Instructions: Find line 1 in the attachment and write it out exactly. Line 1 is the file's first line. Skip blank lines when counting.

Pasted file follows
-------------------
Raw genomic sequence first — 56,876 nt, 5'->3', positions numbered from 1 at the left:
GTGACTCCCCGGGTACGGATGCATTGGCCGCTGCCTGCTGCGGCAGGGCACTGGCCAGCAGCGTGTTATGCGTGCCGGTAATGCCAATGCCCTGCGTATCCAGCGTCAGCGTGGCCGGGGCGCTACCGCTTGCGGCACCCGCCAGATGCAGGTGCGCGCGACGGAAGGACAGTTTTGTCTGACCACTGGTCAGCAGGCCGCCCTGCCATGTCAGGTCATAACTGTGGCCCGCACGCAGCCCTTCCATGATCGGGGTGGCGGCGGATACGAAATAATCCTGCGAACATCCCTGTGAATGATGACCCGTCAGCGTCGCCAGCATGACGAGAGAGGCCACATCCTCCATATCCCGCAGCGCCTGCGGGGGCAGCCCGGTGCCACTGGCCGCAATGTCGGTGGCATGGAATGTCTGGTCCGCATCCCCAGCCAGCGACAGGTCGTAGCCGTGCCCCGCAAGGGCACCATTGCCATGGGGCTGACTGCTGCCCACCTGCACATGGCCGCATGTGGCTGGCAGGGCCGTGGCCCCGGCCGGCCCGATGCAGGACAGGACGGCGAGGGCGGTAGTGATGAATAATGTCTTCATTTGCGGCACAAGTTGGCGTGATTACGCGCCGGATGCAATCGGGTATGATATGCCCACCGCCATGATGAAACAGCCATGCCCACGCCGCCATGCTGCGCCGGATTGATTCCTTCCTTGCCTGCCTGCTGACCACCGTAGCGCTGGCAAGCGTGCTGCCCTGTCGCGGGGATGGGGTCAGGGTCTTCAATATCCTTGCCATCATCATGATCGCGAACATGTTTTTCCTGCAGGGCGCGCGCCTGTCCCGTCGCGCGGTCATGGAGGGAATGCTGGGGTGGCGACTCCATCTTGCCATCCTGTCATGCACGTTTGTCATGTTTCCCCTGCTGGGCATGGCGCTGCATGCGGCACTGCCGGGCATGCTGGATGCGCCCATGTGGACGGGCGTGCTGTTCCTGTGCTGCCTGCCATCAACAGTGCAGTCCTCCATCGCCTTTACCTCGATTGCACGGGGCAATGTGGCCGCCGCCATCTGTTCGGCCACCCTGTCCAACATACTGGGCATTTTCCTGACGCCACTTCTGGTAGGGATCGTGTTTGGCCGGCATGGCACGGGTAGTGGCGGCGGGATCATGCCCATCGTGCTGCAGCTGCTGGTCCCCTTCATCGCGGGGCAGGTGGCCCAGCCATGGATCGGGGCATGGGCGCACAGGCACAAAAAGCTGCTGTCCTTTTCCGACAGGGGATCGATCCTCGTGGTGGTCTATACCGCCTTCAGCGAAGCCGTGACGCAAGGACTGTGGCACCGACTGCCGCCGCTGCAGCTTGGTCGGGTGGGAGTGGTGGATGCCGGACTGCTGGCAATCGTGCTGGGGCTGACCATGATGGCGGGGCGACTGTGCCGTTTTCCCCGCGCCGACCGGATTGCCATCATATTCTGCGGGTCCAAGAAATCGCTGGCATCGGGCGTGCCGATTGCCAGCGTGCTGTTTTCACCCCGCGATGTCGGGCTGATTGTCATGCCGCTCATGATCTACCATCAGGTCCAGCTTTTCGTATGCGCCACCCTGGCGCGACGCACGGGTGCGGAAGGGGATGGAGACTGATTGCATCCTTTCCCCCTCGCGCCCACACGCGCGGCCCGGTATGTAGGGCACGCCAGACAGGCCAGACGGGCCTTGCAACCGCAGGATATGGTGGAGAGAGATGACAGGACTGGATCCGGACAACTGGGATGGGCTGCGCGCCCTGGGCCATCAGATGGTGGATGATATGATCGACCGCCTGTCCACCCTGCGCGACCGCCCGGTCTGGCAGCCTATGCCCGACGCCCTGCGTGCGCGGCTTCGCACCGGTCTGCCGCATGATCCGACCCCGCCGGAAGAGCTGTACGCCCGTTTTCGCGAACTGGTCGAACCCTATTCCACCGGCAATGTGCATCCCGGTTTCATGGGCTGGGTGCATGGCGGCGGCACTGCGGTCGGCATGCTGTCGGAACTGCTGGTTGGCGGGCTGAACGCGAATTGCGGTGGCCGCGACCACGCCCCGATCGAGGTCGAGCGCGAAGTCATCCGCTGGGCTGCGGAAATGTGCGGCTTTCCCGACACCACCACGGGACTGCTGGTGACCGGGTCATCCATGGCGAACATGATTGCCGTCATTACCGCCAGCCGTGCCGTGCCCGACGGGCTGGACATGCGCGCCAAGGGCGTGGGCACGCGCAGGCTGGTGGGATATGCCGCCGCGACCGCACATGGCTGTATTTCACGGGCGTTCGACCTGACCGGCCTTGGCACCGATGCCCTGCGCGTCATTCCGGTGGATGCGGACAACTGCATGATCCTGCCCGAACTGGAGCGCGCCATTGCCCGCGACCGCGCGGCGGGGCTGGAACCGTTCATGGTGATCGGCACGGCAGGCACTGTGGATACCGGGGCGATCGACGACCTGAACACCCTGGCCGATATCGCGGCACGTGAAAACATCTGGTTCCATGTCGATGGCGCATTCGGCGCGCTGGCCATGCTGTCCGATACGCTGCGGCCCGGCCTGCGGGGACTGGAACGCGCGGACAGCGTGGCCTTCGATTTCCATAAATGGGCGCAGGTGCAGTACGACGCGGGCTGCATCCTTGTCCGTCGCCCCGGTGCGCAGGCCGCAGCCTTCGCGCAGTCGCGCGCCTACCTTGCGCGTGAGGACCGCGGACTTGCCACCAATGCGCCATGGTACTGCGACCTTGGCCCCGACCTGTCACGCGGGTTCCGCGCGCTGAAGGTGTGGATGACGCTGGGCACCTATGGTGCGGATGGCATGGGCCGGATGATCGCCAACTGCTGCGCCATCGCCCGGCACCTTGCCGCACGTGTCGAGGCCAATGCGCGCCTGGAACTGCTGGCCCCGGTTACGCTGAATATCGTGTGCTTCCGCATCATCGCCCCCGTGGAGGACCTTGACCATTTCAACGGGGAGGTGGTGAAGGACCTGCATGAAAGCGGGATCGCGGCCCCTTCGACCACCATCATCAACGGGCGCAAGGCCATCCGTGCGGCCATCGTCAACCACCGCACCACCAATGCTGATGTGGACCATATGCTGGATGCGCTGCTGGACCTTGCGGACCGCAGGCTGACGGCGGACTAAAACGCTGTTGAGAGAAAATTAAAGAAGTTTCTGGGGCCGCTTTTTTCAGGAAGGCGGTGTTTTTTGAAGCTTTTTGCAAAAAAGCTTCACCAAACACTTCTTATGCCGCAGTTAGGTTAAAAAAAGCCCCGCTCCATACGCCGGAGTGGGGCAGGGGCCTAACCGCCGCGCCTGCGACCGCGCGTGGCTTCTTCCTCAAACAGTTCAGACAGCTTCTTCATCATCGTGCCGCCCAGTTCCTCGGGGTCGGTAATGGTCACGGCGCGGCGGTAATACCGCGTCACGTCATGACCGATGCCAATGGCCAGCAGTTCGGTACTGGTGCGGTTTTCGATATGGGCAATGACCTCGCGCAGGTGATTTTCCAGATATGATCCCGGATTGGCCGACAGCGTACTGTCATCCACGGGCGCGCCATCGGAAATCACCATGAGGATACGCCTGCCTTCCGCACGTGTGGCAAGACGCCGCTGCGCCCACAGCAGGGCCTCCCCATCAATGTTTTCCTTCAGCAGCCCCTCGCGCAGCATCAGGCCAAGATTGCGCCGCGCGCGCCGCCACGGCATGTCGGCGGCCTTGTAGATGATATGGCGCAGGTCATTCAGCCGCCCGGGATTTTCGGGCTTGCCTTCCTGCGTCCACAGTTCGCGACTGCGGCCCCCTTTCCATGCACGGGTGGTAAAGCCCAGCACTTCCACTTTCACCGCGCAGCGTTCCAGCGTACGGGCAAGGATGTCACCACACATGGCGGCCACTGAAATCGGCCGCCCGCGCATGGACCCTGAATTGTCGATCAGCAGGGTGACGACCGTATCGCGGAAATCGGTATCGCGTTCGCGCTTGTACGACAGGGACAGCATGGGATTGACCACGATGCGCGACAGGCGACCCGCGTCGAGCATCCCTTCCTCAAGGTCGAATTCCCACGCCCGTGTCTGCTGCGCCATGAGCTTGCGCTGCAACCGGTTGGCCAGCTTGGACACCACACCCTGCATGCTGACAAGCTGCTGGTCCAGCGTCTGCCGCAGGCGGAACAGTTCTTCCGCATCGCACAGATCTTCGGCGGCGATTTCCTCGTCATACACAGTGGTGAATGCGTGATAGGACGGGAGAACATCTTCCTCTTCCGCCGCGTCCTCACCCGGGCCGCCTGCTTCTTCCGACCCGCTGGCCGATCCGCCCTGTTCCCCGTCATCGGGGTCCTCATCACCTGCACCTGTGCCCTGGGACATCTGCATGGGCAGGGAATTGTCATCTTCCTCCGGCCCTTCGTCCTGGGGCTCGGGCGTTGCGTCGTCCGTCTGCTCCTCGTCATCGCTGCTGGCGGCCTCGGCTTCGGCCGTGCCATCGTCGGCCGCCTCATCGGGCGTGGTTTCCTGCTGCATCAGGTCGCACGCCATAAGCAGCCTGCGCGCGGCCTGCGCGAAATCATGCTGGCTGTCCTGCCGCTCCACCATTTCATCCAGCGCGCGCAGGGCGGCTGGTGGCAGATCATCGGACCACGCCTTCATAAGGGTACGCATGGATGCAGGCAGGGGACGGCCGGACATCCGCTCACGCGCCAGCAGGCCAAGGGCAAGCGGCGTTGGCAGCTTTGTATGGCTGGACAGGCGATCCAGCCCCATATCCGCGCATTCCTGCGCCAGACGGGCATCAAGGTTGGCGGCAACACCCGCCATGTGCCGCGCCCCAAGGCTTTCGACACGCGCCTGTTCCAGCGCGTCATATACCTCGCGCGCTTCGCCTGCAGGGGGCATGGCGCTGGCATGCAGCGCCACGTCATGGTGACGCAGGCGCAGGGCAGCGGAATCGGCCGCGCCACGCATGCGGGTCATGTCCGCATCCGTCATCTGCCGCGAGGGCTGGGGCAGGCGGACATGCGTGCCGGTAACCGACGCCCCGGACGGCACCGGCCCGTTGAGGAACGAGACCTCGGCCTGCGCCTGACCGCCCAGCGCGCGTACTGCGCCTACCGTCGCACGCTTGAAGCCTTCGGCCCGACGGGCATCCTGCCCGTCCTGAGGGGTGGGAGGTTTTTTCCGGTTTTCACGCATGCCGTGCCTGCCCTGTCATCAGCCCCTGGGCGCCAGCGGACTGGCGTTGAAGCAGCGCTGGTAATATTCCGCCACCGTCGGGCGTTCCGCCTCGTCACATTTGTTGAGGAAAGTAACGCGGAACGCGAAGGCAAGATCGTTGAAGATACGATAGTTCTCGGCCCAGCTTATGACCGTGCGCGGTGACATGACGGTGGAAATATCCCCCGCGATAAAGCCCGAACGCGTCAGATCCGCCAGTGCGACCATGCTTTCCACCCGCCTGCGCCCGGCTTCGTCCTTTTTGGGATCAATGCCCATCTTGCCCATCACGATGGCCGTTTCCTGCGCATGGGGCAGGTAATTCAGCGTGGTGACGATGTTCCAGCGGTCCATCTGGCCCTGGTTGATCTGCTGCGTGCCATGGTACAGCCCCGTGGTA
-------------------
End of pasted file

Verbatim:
Raw genomic sequence first — 56,876 nt, 5'->3', positions numbered from 1 at the left: